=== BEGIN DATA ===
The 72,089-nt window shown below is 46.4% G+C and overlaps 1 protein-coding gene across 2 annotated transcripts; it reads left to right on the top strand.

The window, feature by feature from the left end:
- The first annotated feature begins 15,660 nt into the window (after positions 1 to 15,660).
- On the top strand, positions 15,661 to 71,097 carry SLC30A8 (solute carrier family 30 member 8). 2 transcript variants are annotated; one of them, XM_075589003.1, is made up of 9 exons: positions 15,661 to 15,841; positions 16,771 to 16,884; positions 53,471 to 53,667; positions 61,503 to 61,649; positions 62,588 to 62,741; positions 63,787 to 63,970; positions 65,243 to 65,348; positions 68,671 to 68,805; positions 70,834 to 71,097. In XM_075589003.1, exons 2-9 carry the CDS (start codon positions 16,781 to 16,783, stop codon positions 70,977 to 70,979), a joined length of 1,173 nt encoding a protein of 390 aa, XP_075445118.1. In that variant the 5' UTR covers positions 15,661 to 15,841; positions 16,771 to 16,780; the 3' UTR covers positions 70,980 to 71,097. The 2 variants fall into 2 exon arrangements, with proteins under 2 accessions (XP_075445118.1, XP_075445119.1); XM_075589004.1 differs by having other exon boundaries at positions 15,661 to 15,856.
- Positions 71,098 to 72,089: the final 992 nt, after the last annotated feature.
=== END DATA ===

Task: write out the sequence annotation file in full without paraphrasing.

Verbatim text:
The 72,089-nt window shown below is 46.4% G+C and overlaps 1 protein-coding gene across 2 annotated transcripts; it reads left to right on the top strand.

The window, feature by feature from the left end:
- The first annotated feature begins 15,660 nt into the window (after positions 1 to 15,660).
- On the top strand, positions 15,661 to 71,097 carry SLC30A8 (solute carrier family 30 member 8). 2 transcript variants are annotated; one of them, XM_075589003.1, is made up of 9 exons: positions 15,661 to 15,841; positions 16,771 to 16,884; positions 53,471 to 53,667; positions 61,503 to 61,649; positions 62,588 to 62,741; positions 63,787 to 63,970; positions 65,243 to 65,348; positions 68,671 to 68,805; positions 70,834 to 71,097. In XM_075589003.1, exons 2-9 carry the CDS (start codon positions 16,781 to 16,783, stop codon positions 70,977 to 70,979), a joined length of 1,173 nt encoding a protein of 390 aa, XP_075445118.1. In that variant the 5' UTR covers positions 15,661 to 15,841; positions 16,771 to 16,780; the 3' UTR covers positions 70,980 to 71,097. The 2 variants fall into 2 exon arrangements, with proteins under 2 accessions (XP_075445118.1, XP_075445119.1); XM_075589004.1 differs by having other exon boundaries at positions 15,661 to 15,856.
- Positions 71,098 to 72,089: the final 992 nt, after the last annotated feature.